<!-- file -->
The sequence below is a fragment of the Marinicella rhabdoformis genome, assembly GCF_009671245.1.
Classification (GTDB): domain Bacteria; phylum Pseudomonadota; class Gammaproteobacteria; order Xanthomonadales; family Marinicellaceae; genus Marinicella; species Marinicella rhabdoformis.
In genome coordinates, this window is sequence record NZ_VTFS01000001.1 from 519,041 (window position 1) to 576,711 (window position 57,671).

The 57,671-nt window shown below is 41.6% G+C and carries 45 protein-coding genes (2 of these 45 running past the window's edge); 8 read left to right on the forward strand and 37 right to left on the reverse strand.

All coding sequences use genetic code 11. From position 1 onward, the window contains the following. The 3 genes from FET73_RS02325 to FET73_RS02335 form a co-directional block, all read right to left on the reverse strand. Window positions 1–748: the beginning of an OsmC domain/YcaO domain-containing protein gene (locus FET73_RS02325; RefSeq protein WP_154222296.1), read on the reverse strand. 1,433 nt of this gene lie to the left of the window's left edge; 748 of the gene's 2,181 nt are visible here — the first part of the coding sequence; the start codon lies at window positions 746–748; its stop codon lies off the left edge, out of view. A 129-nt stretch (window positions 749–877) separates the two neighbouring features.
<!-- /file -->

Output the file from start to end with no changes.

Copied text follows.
The sequence below is a fragment of the Marinicella rhabdoformis genome, assembly GCF_009671245.1.
Classification (GTDB): domain Bacteria; phylum Pseudomonadota; class Gammaproteobacteria; order Xanthomonadales; family Marinicellaceae; genus Marinicella; species Marinicella rhabdoformis.
In genome coordinates, this window is sequence record NZ_VTFS01000001.1 from 519,041 (window position 1) to 576,711 (window position 57,671).

The 57,671-nt window shown below is 41.6% G+C and carries 45 protein-coding genes (2 of these 45 running past the window's edge); 8 read left to right on the forward strand and 37 right to left on the reverse strand.

All coding sequences use genetic code 11. From position 1 onward, the window contains the following. The 3 genes from FET73_RS02325 to FET73_RS02335 form a co-directional block, all read right to left on the reverse strand. Window positions 1–748: the beginning of an OsmC domain/YcaO domain-containing protein gene (locus FET73_RS02325; RefSeq protein WP_154222296.1), read on the reverse strand. 1,433 nt of this gene lie to the left of the window's left edge; 748 of the gene's 2,181 nt are visible here — the first part of the coding sequence; the start codon lies at window positions 746–748; its stop codon lies off the left edge, out of view. A 129-nt stretch (window positions 749–877) separates the two neighbouring features.